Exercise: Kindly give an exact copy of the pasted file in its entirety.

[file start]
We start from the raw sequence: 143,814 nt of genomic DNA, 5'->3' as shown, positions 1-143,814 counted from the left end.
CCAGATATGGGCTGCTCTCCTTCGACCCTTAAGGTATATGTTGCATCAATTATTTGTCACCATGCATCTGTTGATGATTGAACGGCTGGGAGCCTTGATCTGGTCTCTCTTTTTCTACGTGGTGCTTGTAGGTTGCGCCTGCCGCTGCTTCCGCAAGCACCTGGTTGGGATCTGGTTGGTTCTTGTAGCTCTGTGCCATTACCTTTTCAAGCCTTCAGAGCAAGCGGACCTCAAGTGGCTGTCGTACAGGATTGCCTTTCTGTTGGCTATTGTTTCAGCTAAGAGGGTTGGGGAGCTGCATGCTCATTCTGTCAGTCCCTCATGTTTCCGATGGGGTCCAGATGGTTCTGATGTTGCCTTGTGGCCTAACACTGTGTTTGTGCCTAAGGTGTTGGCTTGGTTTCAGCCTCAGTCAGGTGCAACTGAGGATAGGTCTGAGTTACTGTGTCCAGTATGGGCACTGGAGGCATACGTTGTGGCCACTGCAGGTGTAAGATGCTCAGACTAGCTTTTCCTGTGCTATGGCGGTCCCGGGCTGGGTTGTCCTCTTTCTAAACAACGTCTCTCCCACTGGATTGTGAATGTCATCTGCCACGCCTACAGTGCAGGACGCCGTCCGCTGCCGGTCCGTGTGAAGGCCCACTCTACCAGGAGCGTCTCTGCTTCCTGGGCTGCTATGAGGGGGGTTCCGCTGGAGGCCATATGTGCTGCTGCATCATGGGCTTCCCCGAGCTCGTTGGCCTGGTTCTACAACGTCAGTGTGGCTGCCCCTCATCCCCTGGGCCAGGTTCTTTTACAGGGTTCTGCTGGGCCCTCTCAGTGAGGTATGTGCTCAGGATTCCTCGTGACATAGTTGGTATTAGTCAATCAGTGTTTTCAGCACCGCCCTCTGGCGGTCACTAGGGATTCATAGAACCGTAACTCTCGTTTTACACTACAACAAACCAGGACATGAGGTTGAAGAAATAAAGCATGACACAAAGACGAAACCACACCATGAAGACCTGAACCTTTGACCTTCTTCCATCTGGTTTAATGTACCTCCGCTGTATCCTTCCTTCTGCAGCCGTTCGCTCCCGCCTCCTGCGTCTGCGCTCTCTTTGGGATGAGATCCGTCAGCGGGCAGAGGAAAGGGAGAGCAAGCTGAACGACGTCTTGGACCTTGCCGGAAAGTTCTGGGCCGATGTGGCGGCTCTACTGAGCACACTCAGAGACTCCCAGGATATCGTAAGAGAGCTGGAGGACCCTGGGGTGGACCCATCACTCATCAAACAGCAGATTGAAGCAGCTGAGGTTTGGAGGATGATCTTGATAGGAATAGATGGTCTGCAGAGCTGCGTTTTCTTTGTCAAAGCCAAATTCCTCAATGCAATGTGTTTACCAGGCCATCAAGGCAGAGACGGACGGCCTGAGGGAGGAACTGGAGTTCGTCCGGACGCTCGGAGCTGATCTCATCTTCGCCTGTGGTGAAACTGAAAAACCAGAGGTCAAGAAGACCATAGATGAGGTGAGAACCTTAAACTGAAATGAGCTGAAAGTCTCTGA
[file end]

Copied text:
We start from the raw sequence: 143,814 nt of genomic DNA, 5'->3' as shown, positions 1-143,814 counted from the left end.
CCAGATATGGGCTGCTCTCCTTCGACCCTTAAGGTATATGTTGCATCAATTATTTGTCACCATGCATCTGTTGATGATTGAACGGCTGGGAGCCTTGATCTGGTCTCTCTTTTTCTACGTGGTGCTTGTAGGTTGCGCCTGCCGCTGCTTCCGCAAGCACCTGGTTGGGATCTGGTTGGTTCTTGTAGCTCTGTGCCATTACCTTTTCAAGCCTTCAGAGCAAGCGGACCTCAAGTGGCTGTCGTACAGGATTGCCTTTCTGTTGGCTATTGTTTCAGCTAAGAGGGTTGGGGAGCTGCATGCTCATTCTGTCAGTCCCTCATGTTTCCGATGGGGTCCAGATGGTTCTGATGTTGCCTTGTGGCCTAACACTGTGTTTGTGCCTAAGGTGTTGGCTTGGTTTCAGCCTCAGTCAGGTGCAACTGAGGATAGGTCTGAGTTACTGTGTCCAGTATGGGCACTGGAGGCATACGTTGTGGCCACTGCAGGTGTAAGATGCTCAGACTAGCTTTTCCTGTGCTATGGCGGTCCCGGGCTGGGTTGTCCTCTTTCTAAACAACGTCTCTCCCACTGGATTGTGAATGTCATCTGCCACGCCTACAGTGCAGGACGCCGTCCGCTGCCGGTCCGTGTGAAGGCCCACTCTACCAGGAGCGTCTCTGCTTCCTGGGCTGCTATGAGGGGGGTTCCGCTGGAGGCCATATGTGCTGCTGCATCATGGGCTTCCCCGAGCTCGTTGGCCTGGTTCTACAACGTCAGTGTGGCTGCCCCTCATCCCCTGGGCCAGGTTCTTTTACAGGGTTCTGCTGGGCCCTCTCAGTGAGGTATGTGCTCAGGATTCCTCGTGACATAGTTGGTATTAGTCAATCAGTGTTTTCAGCACCGCCCTCTGGCGGTCACTAGGGATTCATAGAACCGTAACTCTCGTTTTACACTACAACAAACCAGGACATGAGGTTGAAGAAATAAAGCATGACACAAAGACGAAACCACACCATGAAGACCTGAACCTTTGACCTTCTTCCATCTGGTTTAATGTACCTCCGCTGTATCCTTCCTTCTGCAGCCGTTCGCTCCCGCCTCCTGCGTCTGCGCTCTCTTTGGGATGAGATCCGTCAGCGGGCAGAGGAAAGGGAGAGCAAGCTGAACGACGTCTTGGACCTTGCCGGAAAGTTCTGGGCCGATGTGGCGGCTCTACTGAGCACACTCAGAGACTCCCAGGATATCGTAAGAGAGCTGGAGGACCCTGGGGTGGACCCATCACTCATCAAACAGCAGATTGAAGCAGCTGAGGTTTGGAGGATGATCTTGATAGGAATAGATGGTCTGCAGAGCTGCGTTTTCTTTGTCAAAGCCAAATTCCTCAATGCAATGTGTTTACCAGGCCATCAAGGCAGAGACGGACGGCCTGAGGGAGGAACTGGAGTTCGTCCGGACGCTCGGAGCTGATCTCATCTTCGCCTGTGGTGAAACTGAAAAACCAGAGGTCAAGAAGACCATAGATGAGGTGAGAACCTTAAACTGAAATGAGCTGAAAGTCTCTGA